We received Oreo as a gift in July 2003. He was a scruffy bundle of energy with a white spot on his chest and under his tail! We decided that since he was “Cream” filled, he would be named Oreo. Oreo was very smart and learned lots of tricks quickly! He had separation anxiety and that presented a new challenge! But it was easily conquered and Oreo became my constant pal.
Oreo learned how to get treats from a machine, close the door and even to say “Hello” and his name! He always amazed us with his ability to learn. He greeted us when we came home each day with a big “Hello.” It was awesome to be loved by such a wonderful friend. Oreo loved chasing the neighborhood squirrels and they loved teasing him as well. He would stand behind the trunk of our lilac tree thinking he was well hidden from the little teasers!
I was traveling for business and when I returned home, my husband stated that he noticed Oreo was coughing. He wasn’t acting ill and had not been in a kennel or at the groomers but we thought he might have a cold. I took him to our vet who examined him and took several x-rays. The vet recommended we take Oreo to Colorado State University for further exams.
Oreo was diagnosed with Malignant Hystiocytosis on September 7th 2010. He had a tumor in the right lobe of his lung and several in his spleen. He underwent several chemo treatments and was participating in a clinical trial. We had stopped the chemo for several days so his digestive system could recover from being upset from the medications. During this time, he began to have difficulty breathing and was in distress. I took him to CSU Tuesday, December 28th, to see if there was anything they could do to help make him comfortable.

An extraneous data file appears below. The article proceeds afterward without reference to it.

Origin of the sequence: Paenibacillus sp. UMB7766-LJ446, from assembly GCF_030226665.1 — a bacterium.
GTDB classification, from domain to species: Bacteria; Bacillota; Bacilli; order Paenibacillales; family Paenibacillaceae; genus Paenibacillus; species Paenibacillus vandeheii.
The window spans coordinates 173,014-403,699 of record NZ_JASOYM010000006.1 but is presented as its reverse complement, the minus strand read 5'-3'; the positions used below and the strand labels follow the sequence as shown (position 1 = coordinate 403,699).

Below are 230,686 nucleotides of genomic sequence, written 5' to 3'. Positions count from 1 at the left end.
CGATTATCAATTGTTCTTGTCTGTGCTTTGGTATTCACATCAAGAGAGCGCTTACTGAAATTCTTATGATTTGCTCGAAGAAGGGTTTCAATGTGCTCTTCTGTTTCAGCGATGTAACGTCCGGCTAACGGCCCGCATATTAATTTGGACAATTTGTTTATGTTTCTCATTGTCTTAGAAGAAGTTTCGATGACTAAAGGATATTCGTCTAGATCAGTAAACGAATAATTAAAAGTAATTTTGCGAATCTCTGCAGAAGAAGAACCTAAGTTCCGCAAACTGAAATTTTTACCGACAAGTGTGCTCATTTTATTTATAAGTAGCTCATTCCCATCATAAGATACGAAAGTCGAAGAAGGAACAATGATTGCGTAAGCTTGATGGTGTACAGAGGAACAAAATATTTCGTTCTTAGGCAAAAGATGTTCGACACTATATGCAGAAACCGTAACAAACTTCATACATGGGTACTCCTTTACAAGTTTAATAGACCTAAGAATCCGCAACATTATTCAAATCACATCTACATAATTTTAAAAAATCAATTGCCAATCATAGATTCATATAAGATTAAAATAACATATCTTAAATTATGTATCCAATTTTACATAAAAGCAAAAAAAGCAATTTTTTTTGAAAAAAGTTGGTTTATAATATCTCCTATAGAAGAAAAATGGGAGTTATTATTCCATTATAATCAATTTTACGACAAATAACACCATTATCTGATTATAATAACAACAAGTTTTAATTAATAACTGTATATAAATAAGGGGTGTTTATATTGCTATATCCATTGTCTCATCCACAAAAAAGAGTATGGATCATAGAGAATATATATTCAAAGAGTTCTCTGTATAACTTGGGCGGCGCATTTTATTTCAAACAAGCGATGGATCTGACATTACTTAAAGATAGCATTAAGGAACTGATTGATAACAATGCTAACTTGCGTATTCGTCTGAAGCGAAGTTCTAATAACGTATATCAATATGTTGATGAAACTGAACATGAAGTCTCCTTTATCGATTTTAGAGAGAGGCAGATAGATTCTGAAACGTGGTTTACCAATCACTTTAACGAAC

After an examination, ultra sound and lab work, it showed that the tumor had tripled in size and there was nothing further that could be done. The doctor was awesome and even called our local vet to inform him of Oreo’s condition. Our vet wasn’t in the office but the secretary made the appointment for us to bring Oreo in that afternoon.
When we arrived at the clinic, our vet had been called and he came to the office to perform the procedure. My husband, stepdaughter and I were present and I held Oreo as he passed over the Bridge. There he was greeted by his dad, Jake, who had passed just last year. I know they are catching up and playing. I miss Oreo everyday and think of little things that he and I did that were special for just us! He certainly blessed our lives and can never be replaced! This “Oreo” cannot be mass-produced, as he was “One of a Kind”!
Ross and Lisa Poste